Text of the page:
Drucker is running an illegal laboratory that is testing the cloning of humans (cloning humans is illegal.) The mad scientist, Dr. Weir, is played by Duvall. His character is a trip; he is consciously and morally in conflict.
There has been some criticism of the script being a rip-off of TOTAL RECALL, and I have to say there are some similarities, but nowadays this is becoming less and less surprising to me. Everyone is ripping off from someone else.
Here's my suggestion to Arnold, do TOTAL RECALL 2. I've spoken with screenwriter Ron Shushett (TOTAL RECALL, ALIENS) and from what he tells me the project is unfortunately dead, but it was very close a few times. The script for TR 2 has got to be pretty good -- better then anything Arnold has done lately, and with the original screenwriter involved I'd bet on it. Going back to familiar ground might be good for him (don't forget TRUE LIES 2, which is in development). But, since Arnold has said he won't do it, there is no way now TR 2 gets made, another bummer
Getting back to THE SIXTH DAY, I think the screenwriters did a nice job with the script, at least the version I'm reading. But is this story enough to bring Arnold's career back from the dead? I don't think so, I hope I'm wrong, but it doesn't look that way.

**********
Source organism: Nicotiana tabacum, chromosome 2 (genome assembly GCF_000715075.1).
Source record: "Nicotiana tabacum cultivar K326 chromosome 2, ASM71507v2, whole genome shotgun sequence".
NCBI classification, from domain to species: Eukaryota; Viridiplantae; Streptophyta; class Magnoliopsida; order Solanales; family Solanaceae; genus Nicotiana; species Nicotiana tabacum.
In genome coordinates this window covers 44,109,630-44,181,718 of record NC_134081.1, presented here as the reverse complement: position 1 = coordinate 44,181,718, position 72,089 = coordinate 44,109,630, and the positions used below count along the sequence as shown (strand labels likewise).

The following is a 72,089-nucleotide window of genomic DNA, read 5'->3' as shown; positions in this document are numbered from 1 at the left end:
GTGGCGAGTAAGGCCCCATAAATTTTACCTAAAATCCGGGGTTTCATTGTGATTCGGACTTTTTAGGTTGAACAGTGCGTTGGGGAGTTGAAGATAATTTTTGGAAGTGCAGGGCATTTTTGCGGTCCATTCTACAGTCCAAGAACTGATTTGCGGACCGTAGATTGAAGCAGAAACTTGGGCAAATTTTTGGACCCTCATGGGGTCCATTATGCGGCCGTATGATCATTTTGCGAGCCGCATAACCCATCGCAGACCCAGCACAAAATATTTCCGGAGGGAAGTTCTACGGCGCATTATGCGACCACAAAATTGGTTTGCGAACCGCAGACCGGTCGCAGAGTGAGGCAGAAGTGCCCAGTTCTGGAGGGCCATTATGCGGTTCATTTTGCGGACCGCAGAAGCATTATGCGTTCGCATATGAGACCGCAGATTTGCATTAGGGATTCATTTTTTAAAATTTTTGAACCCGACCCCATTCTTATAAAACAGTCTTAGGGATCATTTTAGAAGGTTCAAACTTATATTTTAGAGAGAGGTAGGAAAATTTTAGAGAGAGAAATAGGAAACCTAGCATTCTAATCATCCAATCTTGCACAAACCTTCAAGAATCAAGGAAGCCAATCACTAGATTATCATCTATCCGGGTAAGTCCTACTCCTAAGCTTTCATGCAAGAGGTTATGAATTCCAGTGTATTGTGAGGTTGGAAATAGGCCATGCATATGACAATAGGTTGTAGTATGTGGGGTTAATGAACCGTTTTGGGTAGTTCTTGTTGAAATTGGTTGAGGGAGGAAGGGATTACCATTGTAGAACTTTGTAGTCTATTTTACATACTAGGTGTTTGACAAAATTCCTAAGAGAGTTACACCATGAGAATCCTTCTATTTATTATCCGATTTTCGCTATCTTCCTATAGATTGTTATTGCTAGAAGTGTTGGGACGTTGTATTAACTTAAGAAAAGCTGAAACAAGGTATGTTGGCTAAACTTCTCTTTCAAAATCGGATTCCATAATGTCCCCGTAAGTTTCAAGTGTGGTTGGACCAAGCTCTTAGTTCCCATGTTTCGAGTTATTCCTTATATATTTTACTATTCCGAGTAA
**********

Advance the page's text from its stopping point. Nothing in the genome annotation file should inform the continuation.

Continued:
There has also been some criticism of the action sequences, and locations. I kinda agree with some of it, the action could be more inspiring, I want blood and guts, hard core action remember! But the jury is still out, lets see how it comes across on film.
The screenwriters are Cormac and Marianne Wibberley (GARAGE SALE, MOTEL BLUE) along with Daniel Petrie Jr. and John Sayles, and the director is Roger Spottiswoode. Who I think is a hell of a helmer, his previous credits include: TOMORROW NEVER DIES, among others. But look at the screenwriters. Was there ever really a chance that this story would have some hard core action, obviously no ... and a final bummer. Where's De Souza when you need 'em?
Filming wrapped in mid-May, 2000 with a release date of November 17th.